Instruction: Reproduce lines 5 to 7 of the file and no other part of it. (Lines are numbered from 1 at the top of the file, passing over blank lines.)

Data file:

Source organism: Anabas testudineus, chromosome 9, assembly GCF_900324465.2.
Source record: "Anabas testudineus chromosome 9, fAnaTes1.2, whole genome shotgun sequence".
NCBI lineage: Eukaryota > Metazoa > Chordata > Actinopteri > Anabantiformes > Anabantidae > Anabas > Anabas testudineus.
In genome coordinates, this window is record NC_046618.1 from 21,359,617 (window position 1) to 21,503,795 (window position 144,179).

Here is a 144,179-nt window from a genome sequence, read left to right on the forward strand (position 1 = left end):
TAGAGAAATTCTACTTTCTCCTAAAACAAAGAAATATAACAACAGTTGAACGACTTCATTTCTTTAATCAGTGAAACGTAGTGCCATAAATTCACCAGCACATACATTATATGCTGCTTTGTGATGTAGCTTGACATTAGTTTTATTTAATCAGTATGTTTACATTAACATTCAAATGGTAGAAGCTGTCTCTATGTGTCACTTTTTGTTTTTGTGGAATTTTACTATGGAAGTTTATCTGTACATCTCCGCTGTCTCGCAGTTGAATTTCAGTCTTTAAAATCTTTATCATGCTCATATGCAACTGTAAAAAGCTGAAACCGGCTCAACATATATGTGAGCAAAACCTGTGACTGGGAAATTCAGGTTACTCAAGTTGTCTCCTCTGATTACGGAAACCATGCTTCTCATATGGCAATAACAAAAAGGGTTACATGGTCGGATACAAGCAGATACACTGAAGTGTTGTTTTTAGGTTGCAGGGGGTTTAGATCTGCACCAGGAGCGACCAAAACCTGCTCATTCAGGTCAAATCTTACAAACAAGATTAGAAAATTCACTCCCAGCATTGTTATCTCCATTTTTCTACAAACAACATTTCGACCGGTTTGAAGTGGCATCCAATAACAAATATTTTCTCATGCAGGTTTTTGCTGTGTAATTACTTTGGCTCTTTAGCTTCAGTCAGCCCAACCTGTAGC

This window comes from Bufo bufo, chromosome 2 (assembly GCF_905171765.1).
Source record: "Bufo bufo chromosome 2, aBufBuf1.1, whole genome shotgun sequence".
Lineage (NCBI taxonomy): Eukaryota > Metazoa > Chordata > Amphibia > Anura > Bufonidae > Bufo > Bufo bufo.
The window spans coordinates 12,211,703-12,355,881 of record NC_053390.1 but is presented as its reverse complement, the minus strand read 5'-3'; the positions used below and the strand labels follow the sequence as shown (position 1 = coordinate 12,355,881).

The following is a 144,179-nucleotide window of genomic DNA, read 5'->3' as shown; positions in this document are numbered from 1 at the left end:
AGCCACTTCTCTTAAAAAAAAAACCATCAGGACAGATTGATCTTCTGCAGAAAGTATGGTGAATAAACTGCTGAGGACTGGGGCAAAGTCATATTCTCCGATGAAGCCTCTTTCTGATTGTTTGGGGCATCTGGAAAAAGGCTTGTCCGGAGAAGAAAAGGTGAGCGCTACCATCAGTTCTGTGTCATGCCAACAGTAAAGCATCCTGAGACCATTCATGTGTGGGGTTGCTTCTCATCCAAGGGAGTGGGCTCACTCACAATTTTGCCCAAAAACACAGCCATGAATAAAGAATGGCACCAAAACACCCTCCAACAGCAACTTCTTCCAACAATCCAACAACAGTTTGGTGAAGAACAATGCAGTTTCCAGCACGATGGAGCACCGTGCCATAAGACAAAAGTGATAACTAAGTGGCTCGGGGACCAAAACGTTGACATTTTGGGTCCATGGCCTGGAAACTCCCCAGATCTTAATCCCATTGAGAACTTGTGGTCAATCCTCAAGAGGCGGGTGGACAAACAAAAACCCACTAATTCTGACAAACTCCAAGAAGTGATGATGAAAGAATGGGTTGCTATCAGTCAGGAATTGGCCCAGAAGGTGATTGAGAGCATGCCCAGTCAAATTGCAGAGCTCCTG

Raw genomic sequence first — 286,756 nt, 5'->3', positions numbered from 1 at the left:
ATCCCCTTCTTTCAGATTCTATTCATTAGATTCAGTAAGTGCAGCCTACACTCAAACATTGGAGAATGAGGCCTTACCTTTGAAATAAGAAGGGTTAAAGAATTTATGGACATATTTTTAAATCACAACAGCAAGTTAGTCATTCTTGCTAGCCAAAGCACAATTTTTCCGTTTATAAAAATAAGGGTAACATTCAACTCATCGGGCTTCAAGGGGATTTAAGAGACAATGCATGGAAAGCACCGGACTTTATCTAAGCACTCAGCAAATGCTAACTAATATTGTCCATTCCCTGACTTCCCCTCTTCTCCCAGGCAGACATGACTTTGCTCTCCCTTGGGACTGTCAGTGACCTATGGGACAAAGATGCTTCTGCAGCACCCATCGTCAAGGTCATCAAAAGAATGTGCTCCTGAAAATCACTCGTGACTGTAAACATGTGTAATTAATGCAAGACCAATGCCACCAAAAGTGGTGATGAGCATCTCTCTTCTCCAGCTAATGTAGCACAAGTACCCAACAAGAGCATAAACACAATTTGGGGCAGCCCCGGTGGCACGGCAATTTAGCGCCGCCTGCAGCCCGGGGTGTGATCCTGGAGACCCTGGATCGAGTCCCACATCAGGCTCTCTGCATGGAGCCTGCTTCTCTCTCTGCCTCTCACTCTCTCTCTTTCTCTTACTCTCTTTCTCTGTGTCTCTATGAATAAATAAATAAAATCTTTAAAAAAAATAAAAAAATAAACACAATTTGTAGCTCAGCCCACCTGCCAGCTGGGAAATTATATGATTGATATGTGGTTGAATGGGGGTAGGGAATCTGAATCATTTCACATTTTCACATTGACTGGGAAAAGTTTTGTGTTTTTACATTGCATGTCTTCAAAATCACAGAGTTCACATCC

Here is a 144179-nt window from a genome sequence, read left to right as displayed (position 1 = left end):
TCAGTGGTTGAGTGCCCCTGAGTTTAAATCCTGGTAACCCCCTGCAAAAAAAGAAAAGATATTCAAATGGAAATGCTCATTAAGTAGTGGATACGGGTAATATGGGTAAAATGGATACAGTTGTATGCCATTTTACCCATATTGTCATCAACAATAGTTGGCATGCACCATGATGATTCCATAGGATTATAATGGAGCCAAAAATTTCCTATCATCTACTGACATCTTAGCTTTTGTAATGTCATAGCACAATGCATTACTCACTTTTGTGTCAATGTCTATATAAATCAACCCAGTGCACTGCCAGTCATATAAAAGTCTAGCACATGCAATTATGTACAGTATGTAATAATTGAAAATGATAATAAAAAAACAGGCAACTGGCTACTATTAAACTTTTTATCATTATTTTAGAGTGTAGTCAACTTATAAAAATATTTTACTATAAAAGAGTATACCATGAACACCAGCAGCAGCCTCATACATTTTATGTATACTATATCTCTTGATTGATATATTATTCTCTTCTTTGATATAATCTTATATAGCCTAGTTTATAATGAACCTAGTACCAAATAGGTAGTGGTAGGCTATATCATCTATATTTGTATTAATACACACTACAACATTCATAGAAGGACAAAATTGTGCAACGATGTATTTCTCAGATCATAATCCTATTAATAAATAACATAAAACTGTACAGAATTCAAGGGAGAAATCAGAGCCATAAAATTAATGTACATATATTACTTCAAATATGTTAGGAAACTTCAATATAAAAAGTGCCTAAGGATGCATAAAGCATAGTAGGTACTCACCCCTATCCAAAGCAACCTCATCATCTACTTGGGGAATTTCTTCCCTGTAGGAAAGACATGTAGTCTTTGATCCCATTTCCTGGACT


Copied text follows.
Here is a 144,179-nt window from a genome sequence, read left to right on the forward strand (position 1 = left end):
TAGAGAAATTCTACTTTCTCCTAAAACAAAGAAATATAACAACAGTTGAACGACTTCATTTCTTTAATCAGTGAAACGTAGTGCCATAAATTCACCAGCACATACATTATATGCTGCTTTGTGATGTAGCTTGACATTAGTTTTATTTAATCAGTATGTTTACATTAACATTCAAATGGTAGAAGCTGTCTCTATGTGTCACTTTTTGTTTTTGTGGAATTTTACTATGGAAGTTTATCTGTACATCTCCGCTGTCTCGCAGTTGAATTTCAGTCTTTAAAATCTTTATCATGCTCATATGCAACTGTAAAAAGCTGAAACCGGCTCAACATATATGTGAGCAAAACCTGTGACTGGGAAATTCAGGTTACTCAAGTTGTCTCCTCTGATTACGGAAACCATGCTTCTCATATGGCAATAACAAAAAGGGTTACATGGTCGGATACAAGCAGATACACTGAAGTGTTGTTTTTAGGTTGCAGGGGGTTTAGATCTGCACCAGGAGCGACCAAAACCTGCTCATTCAGGTCAAATCTTACAAACAAGATTAGAAAATTCACTCCCAGCATTGTTATCTCCATTTTTCTACAAACAACATTTCGACCGGTTTGAAGTGGCATCCAATAACAAATATTTTCTCATGCAGGTTTTTGCTGTGTAATTACTTTGGCTCTTTAGCTTCAGTCAGCCCAACCTGTAGC

This window comes from Bufo bufo, chromosome 2 (assembly GCF_905171765.1).